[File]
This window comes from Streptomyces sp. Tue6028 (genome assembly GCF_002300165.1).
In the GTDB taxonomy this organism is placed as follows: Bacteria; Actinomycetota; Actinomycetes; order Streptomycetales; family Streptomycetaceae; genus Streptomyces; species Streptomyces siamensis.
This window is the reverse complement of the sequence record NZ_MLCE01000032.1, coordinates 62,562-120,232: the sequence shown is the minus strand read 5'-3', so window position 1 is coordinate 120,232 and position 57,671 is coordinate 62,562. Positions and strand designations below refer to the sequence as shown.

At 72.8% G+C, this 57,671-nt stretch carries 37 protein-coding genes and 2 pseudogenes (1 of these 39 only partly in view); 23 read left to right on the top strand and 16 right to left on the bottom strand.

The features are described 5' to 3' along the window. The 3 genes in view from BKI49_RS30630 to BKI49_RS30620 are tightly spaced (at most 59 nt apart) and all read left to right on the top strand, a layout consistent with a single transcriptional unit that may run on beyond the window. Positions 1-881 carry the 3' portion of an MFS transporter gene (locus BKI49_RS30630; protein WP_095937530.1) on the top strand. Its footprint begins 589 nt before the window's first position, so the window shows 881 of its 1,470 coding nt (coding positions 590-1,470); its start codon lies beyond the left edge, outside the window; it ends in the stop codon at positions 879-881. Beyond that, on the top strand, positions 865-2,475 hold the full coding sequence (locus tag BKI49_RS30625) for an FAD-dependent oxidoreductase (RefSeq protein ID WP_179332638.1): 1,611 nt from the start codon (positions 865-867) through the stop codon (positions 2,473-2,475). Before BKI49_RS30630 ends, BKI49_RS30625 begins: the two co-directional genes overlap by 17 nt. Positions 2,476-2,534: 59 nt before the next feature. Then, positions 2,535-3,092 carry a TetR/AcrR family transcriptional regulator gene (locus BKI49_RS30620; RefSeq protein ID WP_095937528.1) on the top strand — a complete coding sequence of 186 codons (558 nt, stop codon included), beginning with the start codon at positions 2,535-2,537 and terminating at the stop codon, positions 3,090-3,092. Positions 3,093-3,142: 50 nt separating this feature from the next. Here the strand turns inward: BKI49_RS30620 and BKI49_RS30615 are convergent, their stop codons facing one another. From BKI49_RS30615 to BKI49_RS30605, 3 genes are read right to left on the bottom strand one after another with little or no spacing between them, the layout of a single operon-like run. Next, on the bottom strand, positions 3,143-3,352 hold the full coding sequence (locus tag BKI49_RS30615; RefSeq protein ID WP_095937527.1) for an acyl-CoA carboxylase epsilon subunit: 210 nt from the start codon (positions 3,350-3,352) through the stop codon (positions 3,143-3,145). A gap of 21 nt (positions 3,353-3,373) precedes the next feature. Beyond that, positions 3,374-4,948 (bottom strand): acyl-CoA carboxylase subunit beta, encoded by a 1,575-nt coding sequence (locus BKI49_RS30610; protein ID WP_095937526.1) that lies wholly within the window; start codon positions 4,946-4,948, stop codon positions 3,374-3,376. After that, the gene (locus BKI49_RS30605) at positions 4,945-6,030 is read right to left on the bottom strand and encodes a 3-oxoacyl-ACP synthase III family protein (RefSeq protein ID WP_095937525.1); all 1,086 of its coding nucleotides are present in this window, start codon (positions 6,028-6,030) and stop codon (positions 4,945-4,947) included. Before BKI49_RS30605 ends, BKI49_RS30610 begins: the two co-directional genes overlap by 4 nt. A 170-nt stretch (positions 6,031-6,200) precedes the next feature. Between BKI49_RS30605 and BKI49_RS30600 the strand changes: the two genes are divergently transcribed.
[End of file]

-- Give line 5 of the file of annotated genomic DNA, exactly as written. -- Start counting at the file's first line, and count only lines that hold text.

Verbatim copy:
The features are described 5' to 3' along the window. The 3 genes in view from BKI49_RS30630 to BKI49_RS30620 are tightly spaced (at most 59 nt apart) and all read left to right on the top strand, a layout consistent with a single transcriptional unit that may run on beyond the window. Positions 1-881 carry the 3' portion of an MFS transporter gene (locus BKI49_RS30630; protein WP_095937530.1) on the top strand. Its footprint begins 589 nt before the window's first position, so the window shows 881 of its 1,470 coding nt (coding positions 590-1,470); its start codon lies beyond the left edge, outside the window; it ends in the stop codon at positions 879-881. Beyond that, on the top strand, positions 865-2,475 hold the full coding sequence (locus tag BKI49_RS30625) for an FAD-dependent oxidoreductase (RefSeq protein ID WP_179332638.1): 1,611 nt from the start codon (positions 865-867) through the stop codon (positions 2,473-2,475). Before BKI49_RS30630 ends, BKI49_RS30625 begins: the two co-directional genes overlap by 17 nt. Positions 2,476-2,534: 59 nt before the next feature. Then, positions 2,535-3,092 carry a TetR/AcrR family transcriptional regulator gene (locus BKI49_RS30620; RefSeq protein ID WP_095937528.1) on the top strand — a complete coding sequence of 186 codons (558 nt, stop codon included), beginning with the start codon at positions 2,535-2,537 and terminating at the stop codon, positions 3,090-3,092. Positions 3,093-3,142: 50 nt separating this feature from the next. Here the strand turns inward: BKI49_RS30620 and BKI49_RS30615 are convergent, their stop codons facing one another. From BKI49_RS30615 to BKI49_RS30605, 3 genes are read right to left on the bottom strand one after another with little or no spacing between them, the layout of a single operon-like run. Next, on the bottom strand, positions 3,143-3,352 hold the full coding sequence (locus tag BKI49_RS30615; RefSeq protein ID WP_095937527.1) for an acyl-CoA carboxylase epsilon subunit: 210 nt from the start codon (positions 3,350-3,352) through the stop codon (positions 3,143-3,145). A gap of 21 nt (positions 3,353-3,373) precedes the next feature. Beyond that, positions 3,374-4,948 (bottom strand): acyl-CoA carboxylase subunit beta, encoded by a 1,575-nt coding sequence (locus BKI49_RS30610; protein ID WP_095937526.1) that lies wholly within the window; start codon positions 4,946-4,948, stop codon positions 3,374-3,376. After that, the gene (locus BKI49_RS30605) at positions 4,945-6,030 is read right to left on the bottom strand and encodes a 3-oxoacyl-ACP synthase III family protein (RefSeq protein ID WP_095937525.1); all 1,086 of its coding nucleotides are present in this window, start codon (positions 6,028-6,030) and stop codon (positions 4,945-4,947) included. Before BKI49_RS30605 ends, BKI49_RS30610 begins: the two co-directional genes overlap by 4 nt. A 170-nt stretch (positions 6,031-6,200) precedes the next feature. Between BKI49_RS30605 and BKI49_RS30600 the strand changes: the two genes are divergently transcribed.